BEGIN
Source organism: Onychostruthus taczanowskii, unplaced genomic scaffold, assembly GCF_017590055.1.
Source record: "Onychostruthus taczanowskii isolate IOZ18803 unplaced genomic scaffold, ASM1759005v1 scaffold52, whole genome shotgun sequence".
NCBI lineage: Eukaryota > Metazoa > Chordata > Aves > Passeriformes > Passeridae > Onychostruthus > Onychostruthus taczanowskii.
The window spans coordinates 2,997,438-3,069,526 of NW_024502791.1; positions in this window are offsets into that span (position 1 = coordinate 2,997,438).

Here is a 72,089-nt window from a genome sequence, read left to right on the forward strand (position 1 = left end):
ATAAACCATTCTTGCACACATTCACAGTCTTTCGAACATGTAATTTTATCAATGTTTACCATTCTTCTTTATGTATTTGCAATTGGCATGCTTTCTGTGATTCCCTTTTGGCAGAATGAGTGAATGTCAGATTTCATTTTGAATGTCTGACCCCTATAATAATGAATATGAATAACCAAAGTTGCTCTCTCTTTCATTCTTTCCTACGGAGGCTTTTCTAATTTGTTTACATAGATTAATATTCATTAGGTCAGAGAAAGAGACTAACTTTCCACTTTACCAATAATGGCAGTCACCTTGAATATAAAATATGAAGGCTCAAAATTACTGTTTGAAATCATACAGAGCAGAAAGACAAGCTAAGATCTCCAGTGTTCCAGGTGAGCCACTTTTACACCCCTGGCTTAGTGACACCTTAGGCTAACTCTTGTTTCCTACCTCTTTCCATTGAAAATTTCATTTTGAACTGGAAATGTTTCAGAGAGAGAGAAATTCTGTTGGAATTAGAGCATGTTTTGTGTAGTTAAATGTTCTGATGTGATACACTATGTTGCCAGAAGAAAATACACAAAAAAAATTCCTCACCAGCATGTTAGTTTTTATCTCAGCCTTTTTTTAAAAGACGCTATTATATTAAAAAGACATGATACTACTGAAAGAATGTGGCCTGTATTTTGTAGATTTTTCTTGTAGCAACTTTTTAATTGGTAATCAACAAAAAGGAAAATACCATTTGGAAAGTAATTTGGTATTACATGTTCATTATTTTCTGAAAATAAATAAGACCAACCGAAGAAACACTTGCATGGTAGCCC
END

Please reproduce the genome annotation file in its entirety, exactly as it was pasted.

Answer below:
Source organism: Onychostruthus taczanowskii, unplaced genomic scaffold, assembly GCF_017590055.1.
Source record: "Onychostruthus taczanowskii isolate IOZ18803 unplaced genomic scaffold, ASM1759005v1 scaffold52, whole genome shotgun sequence".
NCBI lineage: Eukaryota > Metazoa > Chordata > Aves > Passeriformes > Passeridae > Onychostruthus > Onychostruthus taczanowskii.
The window spans coordinates 2,997,438-3,069,526 of NW_024502791.1; positions in this window are offsets into that span (position 1 = coordinate 2,997,438).

Here is a 72,089-nt window from a genome sequence, read left to right on the forward strand (position 1 = left end):
ATAAACCATTCTTGCACACATTCACAGTCTTTCGAACATGTAATTTTATCAATGTTTACCATTCTTCTTTATGTATTTGCAATTGGCATGCTTTCTGTGATTCCCTTTTGGCAGAATGAGTGAATGTCAGATTTCATTTTGAATGTCTGACCCCTATAATAATGAATATGAATAACCAAAGTTGCTCTCTCTTTCATTCTTTCCTACGGAGGCTTTTCTAATTTGTTTACATAGATTAATATTCATTAGGTCAGAGAAAGAGACTAACTTTCCACTTTACCAATAATGGCAGTCACCTTGAATATAAAATATGAAGGCTCAAAATTACTGTTTGAAATCATACAGAGCAGAAAGACAAGCTAAGATCTCCAGTGTTCCAGGTGAGCCACTTTTACACCCCTGGCTTAGTGACACCTTAGGCTAACTCTTGTTTCCTACCTCTTTCCATTGAAAATTTCATTTTGAACTGGAAATGTTTCAGAGAGAGAGAAATTCTGTTGGAATTAGAGCATGTTTTGTGTAGTTAAATGTTCTGATGTGATACACTATGTTGCCAGAAGAAAATACACAAAAAAAATTCCTCACCAGCATGTTAGTTTTTATCTCAGCCTTTTTTTAAAAGACGCTATTATATTAAAAAGACATGATACTACTGAAAGAATGTGGCCTGTATTTTGTAGATTTTTCTTGTAGCAACTTTTTAATTGGTAATCAACAAAAAGGAAAATACCATTTGGAAAGTAATTTGGTATTACATGTTCATTATTTTCTGAAAATAAATAAGACCAACCGAAGAAACACTTGCATGGTAGCCC